When I was young, innocent, and embarrassingly naive, I would sit in disgust and judgment at the older couples who would slide into a booth nearby, look over the menus briefly, interact politely with the waitstaff, and then promptly fall into a silence so loud I’m afraid the bus boys couldn’t gossip over it. And I thought, with my chin high and my experience low, I’ll never be like that. I’ll always have interesting and profound conversation to carry with my future-husband-to-be, precisely punctuated with flirty giggles. I’ll always look at him with my chin tipped ever so gently downward and to the right, light radiating and reflecting from his incredibly engaging self (and naturally, vice versa).
Oh what I fool I was. Better yet, how unversed in the language of love. As that unversed fool, I falsely thought the duration, depth, and dynamics of a dialogue were what measured true intimacy.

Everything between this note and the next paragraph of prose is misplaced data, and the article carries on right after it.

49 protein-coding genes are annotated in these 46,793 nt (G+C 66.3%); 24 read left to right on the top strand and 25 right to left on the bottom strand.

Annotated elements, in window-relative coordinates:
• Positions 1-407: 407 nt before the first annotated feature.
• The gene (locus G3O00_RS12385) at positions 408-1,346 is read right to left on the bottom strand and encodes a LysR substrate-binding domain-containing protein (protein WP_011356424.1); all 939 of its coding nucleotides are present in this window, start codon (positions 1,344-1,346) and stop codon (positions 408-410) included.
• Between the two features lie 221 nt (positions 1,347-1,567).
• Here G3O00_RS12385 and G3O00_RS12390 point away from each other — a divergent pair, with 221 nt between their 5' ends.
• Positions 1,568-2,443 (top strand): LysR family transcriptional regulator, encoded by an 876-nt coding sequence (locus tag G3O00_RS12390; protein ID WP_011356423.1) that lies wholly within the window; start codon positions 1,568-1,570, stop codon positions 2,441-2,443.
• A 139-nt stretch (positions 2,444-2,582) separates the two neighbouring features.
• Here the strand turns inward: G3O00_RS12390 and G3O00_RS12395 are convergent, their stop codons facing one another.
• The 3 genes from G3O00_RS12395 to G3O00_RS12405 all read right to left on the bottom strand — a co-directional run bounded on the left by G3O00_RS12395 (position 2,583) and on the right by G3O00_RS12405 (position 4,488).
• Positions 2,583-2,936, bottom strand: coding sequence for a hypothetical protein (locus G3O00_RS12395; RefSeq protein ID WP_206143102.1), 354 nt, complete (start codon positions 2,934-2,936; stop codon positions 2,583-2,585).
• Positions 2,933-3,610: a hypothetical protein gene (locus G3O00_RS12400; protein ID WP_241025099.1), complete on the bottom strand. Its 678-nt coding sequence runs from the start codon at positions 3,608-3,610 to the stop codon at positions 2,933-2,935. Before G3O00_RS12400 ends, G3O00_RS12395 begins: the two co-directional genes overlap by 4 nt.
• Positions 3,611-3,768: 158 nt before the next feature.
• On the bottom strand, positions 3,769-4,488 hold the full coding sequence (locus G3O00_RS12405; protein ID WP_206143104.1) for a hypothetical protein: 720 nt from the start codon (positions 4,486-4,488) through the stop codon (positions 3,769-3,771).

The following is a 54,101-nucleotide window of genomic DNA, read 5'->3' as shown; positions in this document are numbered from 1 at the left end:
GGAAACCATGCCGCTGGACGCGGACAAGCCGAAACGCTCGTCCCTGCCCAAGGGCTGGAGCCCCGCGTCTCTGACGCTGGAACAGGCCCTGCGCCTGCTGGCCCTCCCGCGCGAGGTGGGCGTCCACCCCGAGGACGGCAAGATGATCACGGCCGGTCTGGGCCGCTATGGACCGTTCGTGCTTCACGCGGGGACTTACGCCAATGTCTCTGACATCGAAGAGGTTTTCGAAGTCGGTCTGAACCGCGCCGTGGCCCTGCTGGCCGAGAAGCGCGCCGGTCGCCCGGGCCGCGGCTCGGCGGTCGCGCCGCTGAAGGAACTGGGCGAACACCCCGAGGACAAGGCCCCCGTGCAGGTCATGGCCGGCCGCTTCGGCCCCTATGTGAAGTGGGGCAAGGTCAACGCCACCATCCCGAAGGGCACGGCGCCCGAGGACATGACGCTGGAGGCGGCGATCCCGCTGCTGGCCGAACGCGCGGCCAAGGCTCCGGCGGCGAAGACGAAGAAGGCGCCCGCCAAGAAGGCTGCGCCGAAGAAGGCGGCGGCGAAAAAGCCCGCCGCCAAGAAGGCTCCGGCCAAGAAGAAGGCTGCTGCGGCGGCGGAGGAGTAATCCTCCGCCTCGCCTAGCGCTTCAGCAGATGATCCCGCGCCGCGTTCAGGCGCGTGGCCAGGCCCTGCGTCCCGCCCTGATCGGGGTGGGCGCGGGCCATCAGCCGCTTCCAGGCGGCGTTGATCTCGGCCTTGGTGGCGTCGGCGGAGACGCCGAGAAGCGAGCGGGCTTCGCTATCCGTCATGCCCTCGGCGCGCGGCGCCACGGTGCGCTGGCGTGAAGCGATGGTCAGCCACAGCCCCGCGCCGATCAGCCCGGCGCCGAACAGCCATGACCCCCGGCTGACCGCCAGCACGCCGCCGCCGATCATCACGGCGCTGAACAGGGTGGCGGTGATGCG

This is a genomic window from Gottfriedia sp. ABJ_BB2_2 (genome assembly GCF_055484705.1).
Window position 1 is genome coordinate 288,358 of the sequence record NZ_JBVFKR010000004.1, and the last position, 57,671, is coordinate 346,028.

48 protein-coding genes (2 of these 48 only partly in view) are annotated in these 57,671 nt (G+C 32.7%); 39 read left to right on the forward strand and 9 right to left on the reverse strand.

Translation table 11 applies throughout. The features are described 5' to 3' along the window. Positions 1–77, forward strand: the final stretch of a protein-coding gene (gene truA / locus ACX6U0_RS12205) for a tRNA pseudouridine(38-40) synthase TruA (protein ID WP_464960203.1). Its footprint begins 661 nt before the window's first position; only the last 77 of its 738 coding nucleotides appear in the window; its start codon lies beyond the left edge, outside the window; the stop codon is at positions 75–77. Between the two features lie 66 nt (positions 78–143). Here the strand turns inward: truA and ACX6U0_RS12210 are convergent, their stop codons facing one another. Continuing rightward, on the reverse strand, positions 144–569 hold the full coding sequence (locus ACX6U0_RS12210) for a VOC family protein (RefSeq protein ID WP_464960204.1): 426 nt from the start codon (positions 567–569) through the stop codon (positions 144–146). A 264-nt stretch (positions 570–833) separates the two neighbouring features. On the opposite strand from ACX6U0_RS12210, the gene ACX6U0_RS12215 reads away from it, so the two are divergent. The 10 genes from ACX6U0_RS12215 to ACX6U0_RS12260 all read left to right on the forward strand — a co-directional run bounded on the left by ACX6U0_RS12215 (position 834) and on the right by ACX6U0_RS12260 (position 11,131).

Now, after nearly 12 years of marriage, I have come to realize that yes, dialogue is an integral part of love, but as equally important are the moments of silence we share together.
In these moments, true comfort is revealed.
In these moments, peace to think and reflect is welcomed.
In these moments, two people can rest in what they have already built.
In these moments, all pretenses have been dropped and authenticity is vivid and tangible.
In these moments, a secure couple can live and honor two separate but shared lives, side by side.
On a first date, or a tenth date, that silence might be the foreboding evidence of a Cupid mismatch, the fumbling and mumbling through awkward pauses, like the couple learning where to put their feet in the pattern of a dance. But after a decade of marriage, after years of both dramatic dates and uneventful glances, that silence is the sweet collective breath of two people in harmony, who know how the other dances, and move together in graceful time.
And of course, herein lies the true beauty: they dance in silence to the observer, only hearing the subtle symphony of their heartbeats.
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